COLUMBUS — Take a penny out of your pocket. Or borrow one from somebody. Heck, look around on the ground, and you’ll probably find one.
Now go get a salt shaker and carefully remove 32 grains.
Yes, grains, as in the tiny specks that you sprinkle all over your french fries.
Place those grains on the penny. Can you see them? The pile should be just about enough to “barely cover Lincoln’s chin,” said state Sen. Frank LaRose (R-Hudson).
Now consider this: It takes about that much fentanyl to kill a person.
Kill, as in dead, as a doornail.
That’s according to LaRose, who has reintroduced legislation to increase the penalties for drug pushers selling or otherwise providing fentanyl-laced heroin or related products to others.
Unless you’ve been living under a rock, you’ve probably heard that the state is in the middle of a drug epidemic.
People are getting hooked on heroin and prescription painkillers and then dying as a result in record numbers.
Last year, a record 3,050 people breathed their last thanks to unintentional drug overdoses, according to state health statistics.
Fentanyl pushed those numbers higher, accounting for 1,155 deaths — a huge jump considering such deaths were in the single digits just a few years ago.
“It is an opiate that is 30-50 times more potent than heroin,” LaRose said.
The main thing keeping Ohio’s overdose deaths from soaring higher is the growing and widespread use of naloxone, the overdose-reversing drug that officers, emergency responders and others are putting to use on a daily basis.
A dose of fentanyl barely the size of Lincoln’s beard on that penny is considered lethal. And that should strike fear in the hearts of everyone, particularly those of us with kids at home.
The current biennial budget debate is going to include ample talk about the state’s efforts to tackle drug abuse and addiction.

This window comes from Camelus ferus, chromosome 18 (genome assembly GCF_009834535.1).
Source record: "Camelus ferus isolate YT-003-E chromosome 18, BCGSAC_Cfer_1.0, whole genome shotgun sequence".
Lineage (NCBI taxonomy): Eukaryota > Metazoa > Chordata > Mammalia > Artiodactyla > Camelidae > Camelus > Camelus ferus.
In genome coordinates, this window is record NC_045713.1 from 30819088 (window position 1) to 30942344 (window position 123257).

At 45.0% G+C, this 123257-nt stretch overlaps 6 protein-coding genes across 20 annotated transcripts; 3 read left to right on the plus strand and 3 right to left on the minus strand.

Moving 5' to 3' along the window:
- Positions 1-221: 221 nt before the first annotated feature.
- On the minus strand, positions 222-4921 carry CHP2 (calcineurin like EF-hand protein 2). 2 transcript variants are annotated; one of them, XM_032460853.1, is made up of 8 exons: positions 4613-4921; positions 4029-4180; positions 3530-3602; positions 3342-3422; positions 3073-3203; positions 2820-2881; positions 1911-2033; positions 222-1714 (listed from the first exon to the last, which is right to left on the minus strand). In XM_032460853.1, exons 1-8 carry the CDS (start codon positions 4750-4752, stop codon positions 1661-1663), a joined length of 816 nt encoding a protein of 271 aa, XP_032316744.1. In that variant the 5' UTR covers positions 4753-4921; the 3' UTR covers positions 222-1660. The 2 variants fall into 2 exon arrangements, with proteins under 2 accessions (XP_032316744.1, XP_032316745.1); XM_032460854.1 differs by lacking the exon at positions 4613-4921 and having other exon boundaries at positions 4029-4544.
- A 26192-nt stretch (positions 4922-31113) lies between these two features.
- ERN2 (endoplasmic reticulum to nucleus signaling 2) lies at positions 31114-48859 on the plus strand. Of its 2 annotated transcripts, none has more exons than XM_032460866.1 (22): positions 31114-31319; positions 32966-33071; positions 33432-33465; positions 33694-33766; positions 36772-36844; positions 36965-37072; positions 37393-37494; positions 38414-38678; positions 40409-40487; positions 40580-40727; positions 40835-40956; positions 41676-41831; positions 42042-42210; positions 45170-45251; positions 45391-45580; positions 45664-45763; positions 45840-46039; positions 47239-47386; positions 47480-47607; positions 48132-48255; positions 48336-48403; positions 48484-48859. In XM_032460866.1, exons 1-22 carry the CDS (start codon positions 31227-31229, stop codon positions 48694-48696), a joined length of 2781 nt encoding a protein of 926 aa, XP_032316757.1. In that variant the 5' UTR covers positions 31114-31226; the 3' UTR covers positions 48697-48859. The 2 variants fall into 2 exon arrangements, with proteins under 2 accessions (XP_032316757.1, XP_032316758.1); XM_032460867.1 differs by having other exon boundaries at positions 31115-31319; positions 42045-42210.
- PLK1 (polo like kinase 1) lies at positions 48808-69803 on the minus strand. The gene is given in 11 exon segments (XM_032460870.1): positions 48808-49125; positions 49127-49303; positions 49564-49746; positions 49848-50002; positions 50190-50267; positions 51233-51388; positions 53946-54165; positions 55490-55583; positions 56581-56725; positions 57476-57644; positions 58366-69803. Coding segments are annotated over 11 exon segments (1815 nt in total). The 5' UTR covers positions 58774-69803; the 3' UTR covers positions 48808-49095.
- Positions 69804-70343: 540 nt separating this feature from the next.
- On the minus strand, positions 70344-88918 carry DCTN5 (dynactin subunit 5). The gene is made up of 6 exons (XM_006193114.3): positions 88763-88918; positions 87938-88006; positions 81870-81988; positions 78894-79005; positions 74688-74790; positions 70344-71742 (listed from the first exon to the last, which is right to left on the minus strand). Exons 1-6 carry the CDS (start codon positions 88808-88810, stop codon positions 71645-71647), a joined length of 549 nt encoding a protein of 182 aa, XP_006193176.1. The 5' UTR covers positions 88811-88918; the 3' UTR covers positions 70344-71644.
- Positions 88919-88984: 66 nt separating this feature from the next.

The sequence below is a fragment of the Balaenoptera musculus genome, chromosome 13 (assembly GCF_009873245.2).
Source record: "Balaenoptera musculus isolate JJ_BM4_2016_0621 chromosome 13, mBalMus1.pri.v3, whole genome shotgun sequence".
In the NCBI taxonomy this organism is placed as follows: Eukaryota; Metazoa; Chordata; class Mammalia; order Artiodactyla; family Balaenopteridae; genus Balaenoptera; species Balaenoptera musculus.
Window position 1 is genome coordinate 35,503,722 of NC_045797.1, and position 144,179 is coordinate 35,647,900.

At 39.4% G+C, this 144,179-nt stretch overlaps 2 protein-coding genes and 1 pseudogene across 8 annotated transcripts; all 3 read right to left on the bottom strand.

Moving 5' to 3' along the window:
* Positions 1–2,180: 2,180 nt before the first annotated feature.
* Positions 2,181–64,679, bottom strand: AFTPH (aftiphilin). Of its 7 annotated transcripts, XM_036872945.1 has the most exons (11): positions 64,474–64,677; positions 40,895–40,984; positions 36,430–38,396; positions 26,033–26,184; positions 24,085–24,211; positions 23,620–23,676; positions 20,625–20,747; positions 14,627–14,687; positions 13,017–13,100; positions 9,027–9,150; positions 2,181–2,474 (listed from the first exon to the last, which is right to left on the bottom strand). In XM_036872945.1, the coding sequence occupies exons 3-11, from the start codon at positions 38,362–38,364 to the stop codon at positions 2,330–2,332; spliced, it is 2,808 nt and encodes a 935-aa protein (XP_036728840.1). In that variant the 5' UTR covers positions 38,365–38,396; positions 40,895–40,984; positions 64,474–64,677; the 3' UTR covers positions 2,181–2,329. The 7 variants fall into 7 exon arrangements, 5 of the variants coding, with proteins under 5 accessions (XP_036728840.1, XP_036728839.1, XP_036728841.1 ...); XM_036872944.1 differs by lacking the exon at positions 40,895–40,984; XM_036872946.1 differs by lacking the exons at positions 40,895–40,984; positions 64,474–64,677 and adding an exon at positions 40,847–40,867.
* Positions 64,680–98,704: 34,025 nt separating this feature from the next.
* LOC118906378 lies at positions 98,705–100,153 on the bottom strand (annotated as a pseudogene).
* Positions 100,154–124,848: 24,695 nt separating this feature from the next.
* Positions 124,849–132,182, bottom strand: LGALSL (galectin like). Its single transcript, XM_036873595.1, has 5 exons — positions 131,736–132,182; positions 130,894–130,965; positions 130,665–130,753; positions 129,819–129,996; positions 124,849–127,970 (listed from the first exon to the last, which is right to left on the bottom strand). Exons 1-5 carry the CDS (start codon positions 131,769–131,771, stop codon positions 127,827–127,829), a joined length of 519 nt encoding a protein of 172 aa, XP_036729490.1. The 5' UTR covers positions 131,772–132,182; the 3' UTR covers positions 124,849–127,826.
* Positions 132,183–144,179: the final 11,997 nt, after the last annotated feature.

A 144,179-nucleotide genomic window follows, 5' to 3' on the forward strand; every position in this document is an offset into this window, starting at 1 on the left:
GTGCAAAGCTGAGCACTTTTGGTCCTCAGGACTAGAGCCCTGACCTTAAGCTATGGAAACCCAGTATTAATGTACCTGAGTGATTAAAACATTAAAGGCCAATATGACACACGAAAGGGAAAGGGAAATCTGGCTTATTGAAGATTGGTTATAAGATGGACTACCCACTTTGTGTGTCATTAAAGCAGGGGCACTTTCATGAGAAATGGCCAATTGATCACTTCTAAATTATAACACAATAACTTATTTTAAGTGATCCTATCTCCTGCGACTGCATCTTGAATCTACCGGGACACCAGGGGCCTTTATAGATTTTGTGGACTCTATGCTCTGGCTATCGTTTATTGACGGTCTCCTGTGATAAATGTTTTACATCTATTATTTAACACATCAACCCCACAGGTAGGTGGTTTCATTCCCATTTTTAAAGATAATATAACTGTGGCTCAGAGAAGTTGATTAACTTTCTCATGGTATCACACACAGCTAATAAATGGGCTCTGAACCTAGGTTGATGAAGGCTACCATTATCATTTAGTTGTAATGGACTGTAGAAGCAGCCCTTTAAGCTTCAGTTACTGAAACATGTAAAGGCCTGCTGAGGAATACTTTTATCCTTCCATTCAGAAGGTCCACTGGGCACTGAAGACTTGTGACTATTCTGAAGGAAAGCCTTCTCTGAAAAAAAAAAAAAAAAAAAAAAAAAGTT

There will be calls for more spending on programs to help law enforcement deal with the problem at the local level.
There will be calls for increased money for treatment program and other services to help addicted residents.
Gov. John Kasich will continue to urge communities to take up the fight. He’ll continue to encourage parents and teachers and coaches and others to regularly remind Ohio’s youth of the dangers of drug use.
And lawmakers like LaRose will continue to offer legislation to tackle the issue.
In the meantime, go home and tell your kids and everybody you know, as often as possible, that heroin is ruining people’s lives.
Add fentanyl to the mix and you’re looking at an even more deadly combination.
LaRose had a small plastic bag filled with white powder to show the Senate’s Judiciary Committee just how little fentanyl was considered fatal.
“Fentanyl is more than three times more potent than cyanide, which is obviously known as a deadly substance,” he said. “This stuff is three times more deadly than that… The lethal dose of fentanyl, enough to kill any one of us, is 2 mg, which you can see here … it looks like somebody took a powdered doughnut out of a bag.”
The bag he had in committee a few days back wasn’t the real stuff, either.
“If it was, I’d be wearing a hazmat suit, because our law enforcement personnel are being advised that if they come onto a scene and suspect that there’s fentanyl there, they’re to call hazmat,” he said. “It’s that dangerous.”
Kovac covers the Ohio Statehouse for Gatehouse Media. Contact him at firstname.lastname@example.org or on Twitter at OhioCapitalBlog.